The Transition to the “Internet of Electricity”



Colin Palmer is the chair of Wight Community Energy which has recently installed a 3.95MW solar farm, Homestead, on the Isle of Wight.

It is all too easy to become despondent about the future of sustainable energy in these Trump-era, post-truth times. But look behind the political spin and shouting headlines and the facts say otherwise. In many countries around the world, solar energy is becoming the lowest cost source of energy, full stop, no argument. In the last few months, commercial companies have won open market, unsubsidised competitive bidding rounds to provide electricity in Chile and Abu Dhabi, with prices of less than 2.5p per unit. India is planning to add 42.6GW of renewables (mainly solar) by 2019 and China is on a similar path. These installations will be directly replacing what would otherwise have been coal generation, so very significant in terms of carbon reduction. In America, they are installing the equivalent of one Homestead every 2 hours – which equates to one Hinkley per year. Even Trump is going to have a hard time stopping that momentum.

In parallel with these trends – outcomes that have dramatically outpaced the ability of politicians and policy makers to keep up – the cost of wind energy is also coming down, both onshore and offshore. In the American mid-west and Argentina, it is competitive with gas generation; perhaps counter-intuitively, Texas has a very high proportion of wind generation and oil companies, big and small, are queuing up to invest. Recently a major utility, Vattenfall, bid an offshore wind project in the Baltic at substantially less than the price we will all be paying for power from Hinkley.

Knitting this all together are exciting and very fast moving developments in the way electricity systems operate. Historically, our networks have been “top down”, with a few massive power stations generating the energy we need. They are connected at very high voltage, sending the electricity over a series of ever thinner wires and lower voltages until it reaches end users. The lower voltage local systems, the so-called distribution networks, were designed only to accept the power from the power stations and deliver it to consumers, not to host generation capacity. A system like this is inherently stable and relatively easy to understand, control and structure in a way that allows the tracking of money flows.

In contrast, most sustainable energy technologies are small and distributed. They are more suitable for connection at distribution system voltages and into the distribution network. This is putting stresses on the system and is why, for example, no new capacity can be connected on the Isle of Wight. Quite simply, the wires linking us to the mainland are not thick enough to take any more power away when our generation exceeds demand on a hot summer’s day. Under the present system of regulation, there are no incentives to do anything to change this. It is a problem of politics, not technology.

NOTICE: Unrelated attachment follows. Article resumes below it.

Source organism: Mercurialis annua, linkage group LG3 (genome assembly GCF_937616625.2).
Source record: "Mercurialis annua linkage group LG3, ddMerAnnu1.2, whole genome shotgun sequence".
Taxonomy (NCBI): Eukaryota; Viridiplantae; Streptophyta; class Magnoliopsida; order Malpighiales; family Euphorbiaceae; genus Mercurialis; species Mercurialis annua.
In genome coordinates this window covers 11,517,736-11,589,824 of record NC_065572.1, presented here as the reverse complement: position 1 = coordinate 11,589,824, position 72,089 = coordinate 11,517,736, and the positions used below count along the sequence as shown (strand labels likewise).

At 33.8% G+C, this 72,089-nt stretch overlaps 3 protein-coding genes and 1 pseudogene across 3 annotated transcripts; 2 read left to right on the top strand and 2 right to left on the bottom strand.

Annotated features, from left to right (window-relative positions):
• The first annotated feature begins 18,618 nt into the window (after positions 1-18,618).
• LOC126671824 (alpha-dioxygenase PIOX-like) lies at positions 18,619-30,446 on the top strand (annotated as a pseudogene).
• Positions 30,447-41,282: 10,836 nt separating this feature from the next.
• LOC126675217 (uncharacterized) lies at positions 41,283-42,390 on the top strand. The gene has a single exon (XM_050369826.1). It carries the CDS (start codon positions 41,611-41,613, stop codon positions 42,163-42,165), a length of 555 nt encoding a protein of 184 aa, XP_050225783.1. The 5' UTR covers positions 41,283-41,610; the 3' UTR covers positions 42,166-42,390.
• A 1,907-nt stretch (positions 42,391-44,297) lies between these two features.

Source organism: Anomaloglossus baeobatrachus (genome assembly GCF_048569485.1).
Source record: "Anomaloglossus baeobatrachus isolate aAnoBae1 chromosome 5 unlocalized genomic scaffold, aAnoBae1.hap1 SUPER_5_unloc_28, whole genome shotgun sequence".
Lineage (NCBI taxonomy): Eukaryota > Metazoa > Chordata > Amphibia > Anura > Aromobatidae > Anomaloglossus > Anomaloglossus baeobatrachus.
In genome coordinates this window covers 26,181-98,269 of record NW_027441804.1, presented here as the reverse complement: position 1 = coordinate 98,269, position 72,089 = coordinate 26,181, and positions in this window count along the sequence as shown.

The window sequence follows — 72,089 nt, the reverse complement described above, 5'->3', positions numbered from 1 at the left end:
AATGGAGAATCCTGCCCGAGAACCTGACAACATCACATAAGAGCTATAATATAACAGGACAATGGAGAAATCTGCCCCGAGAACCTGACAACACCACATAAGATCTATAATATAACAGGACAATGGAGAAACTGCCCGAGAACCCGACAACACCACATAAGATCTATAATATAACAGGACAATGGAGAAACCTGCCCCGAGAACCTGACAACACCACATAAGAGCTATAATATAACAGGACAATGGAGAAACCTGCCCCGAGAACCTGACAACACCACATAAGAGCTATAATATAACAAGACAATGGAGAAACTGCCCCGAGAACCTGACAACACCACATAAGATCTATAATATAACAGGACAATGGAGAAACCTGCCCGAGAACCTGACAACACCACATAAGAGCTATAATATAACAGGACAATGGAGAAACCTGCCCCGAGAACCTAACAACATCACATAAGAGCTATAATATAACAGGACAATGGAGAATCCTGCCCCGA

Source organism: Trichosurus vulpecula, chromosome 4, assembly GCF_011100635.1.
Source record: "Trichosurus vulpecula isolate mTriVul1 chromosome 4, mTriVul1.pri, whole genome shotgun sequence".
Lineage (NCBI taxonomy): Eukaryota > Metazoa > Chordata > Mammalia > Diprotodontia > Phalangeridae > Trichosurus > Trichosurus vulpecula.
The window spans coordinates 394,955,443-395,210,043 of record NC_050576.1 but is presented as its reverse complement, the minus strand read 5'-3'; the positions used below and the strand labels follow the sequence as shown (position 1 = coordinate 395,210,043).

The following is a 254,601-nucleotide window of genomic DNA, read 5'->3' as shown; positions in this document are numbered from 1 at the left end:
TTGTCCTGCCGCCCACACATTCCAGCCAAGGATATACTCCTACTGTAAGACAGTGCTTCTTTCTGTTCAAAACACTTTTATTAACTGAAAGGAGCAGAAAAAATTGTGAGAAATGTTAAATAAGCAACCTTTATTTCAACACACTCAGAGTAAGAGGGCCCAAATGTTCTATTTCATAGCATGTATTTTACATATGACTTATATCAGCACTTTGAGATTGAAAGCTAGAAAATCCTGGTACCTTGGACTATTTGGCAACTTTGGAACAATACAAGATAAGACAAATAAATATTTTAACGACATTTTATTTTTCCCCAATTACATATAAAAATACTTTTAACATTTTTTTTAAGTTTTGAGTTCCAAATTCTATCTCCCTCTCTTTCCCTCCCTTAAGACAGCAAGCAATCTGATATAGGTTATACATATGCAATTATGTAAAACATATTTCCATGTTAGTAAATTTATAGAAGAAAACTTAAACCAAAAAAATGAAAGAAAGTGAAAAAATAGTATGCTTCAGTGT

There are parallels here with the transition from wired to mobile communication, from mainframe computers to personal computing, with many companies, large and small failing to see the change coming and failing to adapt. But change is coming and people are starting to get it. As the CEO of the National Grid said recently: “Our engineers say that 2015 was the last year we operated the system in the way it has operated for the past 50. The way we are operating now is fundamentally different.”

The enabling technologies for this transition are storage and communication via the “internet of things” – automatic machine to machine information flows and linkages. The ever falling cost of computing power means that even the humblest control systems and sensors can talk to each other and, as batteries become more energy dense, efficient and low cost, they are finding their way into every part of our world, from cordless electric drills to electric cars. The key thing in the future is that they will be able to communicate and allow power to flow both ways. OK, it is unlikely that your toothbrush will end up powering the electricity network, but if you have an electric car, it most certainly will.

At the same time, your appliances will be able to autonomously regulate the amount of power they draw, which will mean that the days of great swings in the matching of supply and demand will be consigned to the past. We will move to an “internet of electricity”, complex, interactive, ever changing to adapt to consumer needs, increasingly resilient and responsive and of course, sustainable.